A recent census statistic revealed that only one out of every 10 Americans of retirement age today is financially able to TRULY retire. As in, financial independence. That means not waiting for a Social Security check, not hoping that such and such stock "will just hit $110 for me." Not waiting or hoping for anything.

Being there now.

Or, even better, being there now already at an age well short of 65. I don't think the census looked at that, but I expect that an infinitesimal percentage (some percent of a percent) of all people between the ages of 0 and 65 presently enjoy true financial independence. Of those few, many make their online home at The Motley Fool, which we deeply appreciate. I know this, because I've met many of you, all across the country! And I thank you for lending your knowledge and your experience to others every day via our discussion boards.

For the rest of us, we are left with some important questions:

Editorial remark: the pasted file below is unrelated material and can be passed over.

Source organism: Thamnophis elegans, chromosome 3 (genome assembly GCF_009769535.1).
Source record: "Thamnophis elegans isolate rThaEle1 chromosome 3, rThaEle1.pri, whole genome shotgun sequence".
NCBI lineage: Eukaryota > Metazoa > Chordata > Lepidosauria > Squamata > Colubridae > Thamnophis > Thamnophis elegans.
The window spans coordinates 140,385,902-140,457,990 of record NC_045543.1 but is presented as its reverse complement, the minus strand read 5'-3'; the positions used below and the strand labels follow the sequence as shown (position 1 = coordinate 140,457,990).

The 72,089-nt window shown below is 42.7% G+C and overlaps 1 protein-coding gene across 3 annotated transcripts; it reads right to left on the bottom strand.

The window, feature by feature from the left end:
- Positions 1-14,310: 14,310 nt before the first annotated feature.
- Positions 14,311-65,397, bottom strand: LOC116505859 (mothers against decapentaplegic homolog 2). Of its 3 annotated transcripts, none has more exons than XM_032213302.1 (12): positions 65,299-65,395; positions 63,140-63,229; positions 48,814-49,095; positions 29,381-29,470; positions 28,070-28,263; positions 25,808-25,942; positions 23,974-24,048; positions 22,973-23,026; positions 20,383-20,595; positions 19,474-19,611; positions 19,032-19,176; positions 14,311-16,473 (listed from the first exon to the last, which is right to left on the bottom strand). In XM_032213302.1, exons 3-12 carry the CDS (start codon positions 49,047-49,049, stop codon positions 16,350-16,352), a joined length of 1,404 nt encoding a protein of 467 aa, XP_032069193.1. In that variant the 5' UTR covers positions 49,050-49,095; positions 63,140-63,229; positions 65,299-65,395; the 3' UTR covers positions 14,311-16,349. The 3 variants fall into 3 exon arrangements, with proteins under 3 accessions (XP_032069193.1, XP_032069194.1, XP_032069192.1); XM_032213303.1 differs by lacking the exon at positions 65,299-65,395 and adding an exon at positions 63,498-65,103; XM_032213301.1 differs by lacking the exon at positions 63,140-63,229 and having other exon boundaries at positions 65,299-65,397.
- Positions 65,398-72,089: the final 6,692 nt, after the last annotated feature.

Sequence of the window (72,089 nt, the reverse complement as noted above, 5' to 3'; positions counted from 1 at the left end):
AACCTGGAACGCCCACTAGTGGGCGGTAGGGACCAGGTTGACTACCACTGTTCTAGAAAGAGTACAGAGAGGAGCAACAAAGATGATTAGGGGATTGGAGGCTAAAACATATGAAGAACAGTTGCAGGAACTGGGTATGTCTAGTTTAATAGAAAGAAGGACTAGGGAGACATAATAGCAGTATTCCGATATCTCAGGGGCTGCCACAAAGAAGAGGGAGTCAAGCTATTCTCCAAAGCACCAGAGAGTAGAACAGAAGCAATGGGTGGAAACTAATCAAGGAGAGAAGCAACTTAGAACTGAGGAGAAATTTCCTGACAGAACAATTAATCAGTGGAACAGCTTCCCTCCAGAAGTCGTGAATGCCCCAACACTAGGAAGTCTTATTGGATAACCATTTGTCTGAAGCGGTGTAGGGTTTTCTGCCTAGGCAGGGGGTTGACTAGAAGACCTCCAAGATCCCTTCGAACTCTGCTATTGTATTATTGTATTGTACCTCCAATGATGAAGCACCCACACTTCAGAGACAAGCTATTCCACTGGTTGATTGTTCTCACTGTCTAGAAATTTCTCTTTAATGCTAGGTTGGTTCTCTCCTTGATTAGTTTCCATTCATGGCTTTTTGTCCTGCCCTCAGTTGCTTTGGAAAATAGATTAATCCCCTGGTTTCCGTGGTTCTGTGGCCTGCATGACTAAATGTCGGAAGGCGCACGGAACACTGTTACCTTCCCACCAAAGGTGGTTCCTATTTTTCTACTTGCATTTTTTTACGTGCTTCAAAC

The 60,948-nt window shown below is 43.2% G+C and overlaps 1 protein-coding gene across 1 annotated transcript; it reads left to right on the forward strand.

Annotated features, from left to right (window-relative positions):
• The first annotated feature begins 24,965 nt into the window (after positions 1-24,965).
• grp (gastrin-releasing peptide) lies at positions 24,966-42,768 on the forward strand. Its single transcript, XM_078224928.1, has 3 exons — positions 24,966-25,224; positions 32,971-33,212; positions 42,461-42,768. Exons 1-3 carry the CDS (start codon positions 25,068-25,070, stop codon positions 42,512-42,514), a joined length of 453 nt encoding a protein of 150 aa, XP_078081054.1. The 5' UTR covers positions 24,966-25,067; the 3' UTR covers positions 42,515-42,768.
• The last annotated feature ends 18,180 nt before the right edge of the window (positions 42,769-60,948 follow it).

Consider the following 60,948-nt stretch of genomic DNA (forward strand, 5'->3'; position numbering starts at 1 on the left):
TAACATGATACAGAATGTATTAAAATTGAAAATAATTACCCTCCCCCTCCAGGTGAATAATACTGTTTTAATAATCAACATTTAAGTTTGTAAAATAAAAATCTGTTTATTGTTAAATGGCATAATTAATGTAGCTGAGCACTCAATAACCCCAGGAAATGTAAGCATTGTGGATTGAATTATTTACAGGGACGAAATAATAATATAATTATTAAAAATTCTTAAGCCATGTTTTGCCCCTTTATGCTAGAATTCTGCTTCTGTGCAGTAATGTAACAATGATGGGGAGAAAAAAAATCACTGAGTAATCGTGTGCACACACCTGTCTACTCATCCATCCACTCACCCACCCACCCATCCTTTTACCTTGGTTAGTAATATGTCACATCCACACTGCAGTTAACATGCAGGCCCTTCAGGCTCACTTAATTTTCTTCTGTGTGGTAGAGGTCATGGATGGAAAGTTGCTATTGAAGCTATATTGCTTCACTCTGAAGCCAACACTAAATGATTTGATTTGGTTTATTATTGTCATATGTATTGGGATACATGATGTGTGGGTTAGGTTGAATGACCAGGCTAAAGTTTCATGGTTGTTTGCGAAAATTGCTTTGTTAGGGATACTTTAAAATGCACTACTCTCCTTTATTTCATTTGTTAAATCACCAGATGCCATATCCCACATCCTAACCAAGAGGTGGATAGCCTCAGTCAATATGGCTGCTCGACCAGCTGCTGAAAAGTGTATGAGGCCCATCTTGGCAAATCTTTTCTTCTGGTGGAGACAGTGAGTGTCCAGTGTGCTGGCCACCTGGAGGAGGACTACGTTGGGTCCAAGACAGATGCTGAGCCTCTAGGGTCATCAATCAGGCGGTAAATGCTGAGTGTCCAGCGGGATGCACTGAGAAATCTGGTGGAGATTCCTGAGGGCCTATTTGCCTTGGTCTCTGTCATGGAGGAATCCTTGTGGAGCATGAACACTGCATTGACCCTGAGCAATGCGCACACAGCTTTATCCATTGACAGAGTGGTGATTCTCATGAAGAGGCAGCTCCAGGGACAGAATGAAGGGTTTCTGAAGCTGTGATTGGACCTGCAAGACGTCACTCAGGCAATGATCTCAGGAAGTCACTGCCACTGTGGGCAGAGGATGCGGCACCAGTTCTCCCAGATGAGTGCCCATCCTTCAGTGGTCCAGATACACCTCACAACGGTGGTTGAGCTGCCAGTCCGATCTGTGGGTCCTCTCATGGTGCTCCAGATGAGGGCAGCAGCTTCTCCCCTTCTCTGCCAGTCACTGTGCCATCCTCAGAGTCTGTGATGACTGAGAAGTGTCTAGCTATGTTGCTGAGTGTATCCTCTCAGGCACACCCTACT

• How much money do I really need to save by the time I retire?
  • How can I ensure my money lasts as long as I do?
  • How should I invest both before and after retirement?

    For Rule Breaker investors, we must plan realistically "around" our Breakers for our retirement investments, no? Hey, if you had invested in Rule Breakers such as Cisco Systems (Nasdaq: CSCO) in 1990 or Amgen (Nasdaq: AMGN) in the early '80s, you could by now have retired on those alone, if you'd been patient and persistent. Perhaps you have, and if so, more power to ya. (The Rule Breakers that eventually become Rule Makers may as well be called "Retirement Makers.") But as Rule Breaker investors, we are prepared potentially to lose every penny we invest in a given investment. That is the kind of risk we take on -- nay, embrace. But as much as I may believe in the future of eBay (Nasdaq: EBAY), such beliefs occupy no space in my own retirement plan.

    Today is the final day of enrollment for our first-ever online Motley Fool Retirement Seminar. Sign up and you will be joined by thousands of others who will be Learning Together in order to achieve a goal of mutual interest: financial independence. While we're calling it our "Retirement Seminar," it might as well be named our "Achieve Financial Independence" seminar. It is a seminar for people of all ages, for people who are planners by nature and want to make their plans now, OR for non-planners who should be planning and will actually enjoy the process, done Foolishly. Sign up here